So what should NASCAR have done? A probation for Knaus and Malec- sure, maybe even all season. Suspension for crew chief and car chief, too much for the first offense of season. Monetary fine- OK, heck double it even. Points penalty for driver and owner? Too much! Jimmie will go into Phoenix negative 23 points. As good as he can be, and like him or not, he can be good, that is a deep hole to dig out from especially without Knaus and Malec for six races.

Too often it seems NASCAR selects certain teams and incidents to use as “examples” and yet others skate by with hardly a slap.

I will say this for NASCAR’s decision, it has got some press and brought some attention to the sport (Chad Knaus was a trending topic on twitter today). So perhaps the only good that will come out of penalizing Five Time so steeply is some added attention to the sport from those that otherwise wouldn’t pay any attention at all.

Since the Shootout I had been dreading the 500. The truck race and the NW race did little to curb the knot in my tummy. The rain delay only served to further my anxiety levels and when the race finally commenced at 4 pm Pacific on Monday, I found myself at work. Now, I am blessed to work in a friendly family office that is not only cool with me watching the race but actually accommodates us by having flat screens in each office. I turn on the race and didn’t have to wait long for the inevitable to happen. Sure enough at lap 2 a big wreck erupted. Forgetting where I was, I leapt up and screeched- searching the field to see if my driver was caught up in the mayhem and then I had to go apologize and explain to my co-worker that should he hear any screams or cursing to ignore them as it was just me watching the 500.  While this was just the start of the crashes and calamities that made up the Daytona 500, it was the moment when my pent up dread burst out and after that initial wreck, I was actually able to settle in and watch the race without as much trepidation.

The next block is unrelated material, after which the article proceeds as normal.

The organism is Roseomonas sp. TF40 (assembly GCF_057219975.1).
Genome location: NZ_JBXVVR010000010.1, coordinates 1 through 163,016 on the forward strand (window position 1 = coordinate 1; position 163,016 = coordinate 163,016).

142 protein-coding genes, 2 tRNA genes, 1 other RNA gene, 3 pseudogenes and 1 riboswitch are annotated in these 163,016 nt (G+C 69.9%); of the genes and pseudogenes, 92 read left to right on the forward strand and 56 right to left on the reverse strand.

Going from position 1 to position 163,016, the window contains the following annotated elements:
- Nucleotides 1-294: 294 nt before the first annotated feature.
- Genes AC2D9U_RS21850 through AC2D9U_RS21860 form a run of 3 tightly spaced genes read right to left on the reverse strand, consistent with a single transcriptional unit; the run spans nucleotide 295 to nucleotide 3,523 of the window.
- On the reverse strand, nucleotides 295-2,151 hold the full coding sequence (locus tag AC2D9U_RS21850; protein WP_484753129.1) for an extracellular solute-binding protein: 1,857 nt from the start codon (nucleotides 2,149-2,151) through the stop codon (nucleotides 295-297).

I am glad the tandem draft is over and the “pack is back” at the super speedways – I think, but I have a feeling I am not going to get much sleep the night before the Dega races or the next Daytona race this season.

Hands down the most amazing moment of the much anticipated and long delayed (thank you very much Mother Nature) Daytona 500 was the explosive collision between Juan Pablo Montoya and the jet dryer. While certainly not an amazingly good moment- it is a moment that will go down in NASCAR history and will forever make the replay reels. From the collision, to the fire, to the massive cleanup to get the last 40 laps in, this was a truly captivating moment of the 500, but the most amazing thing is that everyone involved was able to walk away.